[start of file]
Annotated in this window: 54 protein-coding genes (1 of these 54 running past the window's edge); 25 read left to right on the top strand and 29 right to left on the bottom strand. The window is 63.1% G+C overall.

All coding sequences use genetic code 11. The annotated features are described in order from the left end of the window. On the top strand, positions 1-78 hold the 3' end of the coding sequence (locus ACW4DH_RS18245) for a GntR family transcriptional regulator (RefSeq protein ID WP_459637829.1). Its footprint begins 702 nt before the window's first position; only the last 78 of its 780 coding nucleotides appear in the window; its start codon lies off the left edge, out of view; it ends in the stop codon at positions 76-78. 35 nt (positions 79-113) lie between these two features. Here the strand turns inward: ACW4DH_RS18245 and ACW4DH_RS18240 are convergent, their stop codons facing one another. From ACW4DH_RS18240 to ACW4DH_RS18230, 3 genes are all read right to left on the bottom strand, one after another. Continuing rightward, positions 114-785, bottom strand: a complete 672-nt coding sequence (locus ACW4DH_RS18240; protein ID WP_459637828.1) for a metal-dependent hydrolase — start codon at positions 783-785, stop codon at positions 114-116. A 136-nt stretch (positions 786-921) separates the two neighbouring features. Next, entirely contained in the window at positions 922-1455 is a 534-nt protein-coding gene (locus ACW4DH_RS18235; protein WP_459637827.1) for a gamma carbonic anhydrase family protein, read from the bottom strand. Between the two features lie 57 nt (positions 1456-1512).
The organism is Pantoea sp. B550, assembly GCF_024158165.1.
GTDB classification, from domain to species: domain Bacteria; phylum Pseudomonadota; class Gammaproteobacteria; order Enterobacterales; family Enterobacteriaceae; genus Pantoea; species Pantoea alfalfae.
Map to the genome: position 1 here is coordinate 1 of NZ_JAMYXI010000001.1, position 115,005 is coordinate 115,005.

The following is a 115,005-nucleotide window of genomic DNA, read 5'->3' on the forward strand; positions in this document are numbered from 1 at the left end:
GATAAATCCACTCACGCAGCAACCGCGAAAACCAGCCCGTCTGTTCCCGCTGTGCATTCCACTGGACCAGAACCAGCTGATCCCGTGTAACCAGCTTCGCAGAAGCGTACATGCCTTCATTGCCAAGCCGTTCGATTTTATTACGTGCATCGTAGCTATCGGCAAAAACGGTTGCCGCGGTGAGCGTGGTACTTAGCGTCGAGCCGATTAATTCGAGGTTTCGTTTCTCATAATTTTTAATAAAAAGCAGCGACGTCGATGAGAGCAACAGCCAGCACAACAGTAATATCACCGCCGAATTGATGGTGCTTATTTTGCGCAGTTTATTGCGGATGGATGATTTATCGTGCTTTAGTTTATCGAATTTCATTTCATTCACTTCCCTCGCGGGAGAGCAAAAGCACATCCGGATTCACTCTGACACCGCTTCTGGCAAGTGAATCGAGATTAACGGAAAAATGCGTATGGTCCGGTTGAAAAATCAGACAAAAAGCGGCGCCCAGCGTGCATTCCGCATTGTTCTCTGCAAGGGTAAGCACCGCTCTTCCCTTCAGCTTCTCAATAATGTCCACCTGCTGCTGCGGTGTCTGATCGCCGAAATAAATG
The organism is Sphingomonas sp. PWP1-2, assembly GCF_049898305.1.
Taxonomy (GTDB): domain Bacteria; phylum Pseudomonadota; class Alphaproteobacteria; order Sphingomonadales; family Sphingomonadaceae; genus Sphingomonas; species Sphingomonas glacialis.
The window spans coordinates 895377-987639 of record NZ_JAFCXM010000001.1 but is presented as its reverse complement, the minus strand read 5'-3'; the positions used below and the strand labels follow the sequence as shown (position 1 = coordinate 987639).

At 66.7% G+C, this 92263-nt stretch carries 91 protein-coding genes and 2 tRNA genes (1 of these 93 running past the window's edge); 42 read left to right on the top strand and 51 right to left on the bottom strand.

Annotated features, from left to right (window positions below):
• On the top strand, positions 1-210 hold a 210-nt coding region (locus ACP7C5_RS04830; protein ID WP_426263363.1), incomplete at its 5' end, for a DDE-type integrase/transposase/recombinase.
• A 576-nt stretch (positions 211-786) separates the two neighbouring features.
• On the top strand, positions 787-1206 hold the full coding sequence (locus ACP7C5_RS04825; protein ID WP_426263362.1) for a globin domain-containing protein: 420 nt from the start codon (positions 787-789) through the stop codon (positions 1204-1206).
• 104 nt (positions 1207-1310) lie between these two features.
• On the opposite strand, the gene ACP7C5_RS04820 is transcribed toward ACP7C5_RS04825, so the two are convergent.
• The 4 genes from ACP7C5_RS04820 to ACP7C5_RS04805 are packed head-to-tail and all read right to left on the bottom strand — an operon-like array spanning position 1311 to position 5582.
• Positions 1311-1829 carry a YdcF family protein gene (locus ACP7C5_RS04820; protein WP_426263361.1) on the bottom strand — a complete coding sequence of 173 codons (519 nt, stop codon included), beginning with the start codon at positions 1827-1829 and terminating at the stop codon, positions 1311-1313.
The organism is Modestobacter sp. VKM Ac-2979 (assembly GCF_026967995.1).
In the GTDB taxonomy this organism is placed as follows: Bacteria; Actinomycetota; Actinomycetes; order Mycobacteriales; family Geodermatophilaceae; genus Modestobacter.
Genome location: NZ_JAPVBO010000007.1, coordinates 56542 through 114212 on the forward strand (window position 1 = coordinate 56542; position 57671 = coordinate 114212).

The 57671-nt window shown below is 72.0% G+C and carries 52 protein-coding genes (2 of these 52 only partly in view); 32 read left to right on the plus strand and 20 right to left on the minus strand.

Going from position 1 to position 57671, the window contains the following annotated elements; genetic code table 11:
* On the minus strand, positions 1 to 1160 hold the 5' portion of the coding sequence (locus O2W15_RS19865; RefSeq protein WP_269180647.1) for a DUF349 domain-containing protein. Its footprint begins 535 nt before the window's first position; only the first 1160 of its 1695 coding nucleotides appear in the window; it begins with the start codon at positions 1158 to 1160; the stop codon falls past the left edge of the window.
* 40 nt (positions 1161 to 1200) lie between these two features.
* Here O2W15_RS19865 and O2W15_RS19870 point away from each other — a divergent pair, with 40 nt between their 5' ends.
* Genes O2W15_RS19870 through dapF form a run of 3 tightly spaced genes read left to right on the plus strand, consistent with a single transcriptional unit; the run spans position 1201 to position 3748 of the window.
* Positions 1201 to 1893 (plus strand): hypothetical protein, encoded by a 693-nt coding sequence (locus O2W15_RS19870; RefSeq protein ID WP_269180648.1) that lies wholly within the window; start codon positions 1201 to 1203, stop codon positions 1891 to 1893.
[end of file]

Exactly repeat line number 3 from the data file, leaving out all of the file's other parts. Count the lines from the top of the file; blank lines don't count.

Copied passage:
The organism is Pantoea sp. B550, assembly GCF_024158165.1.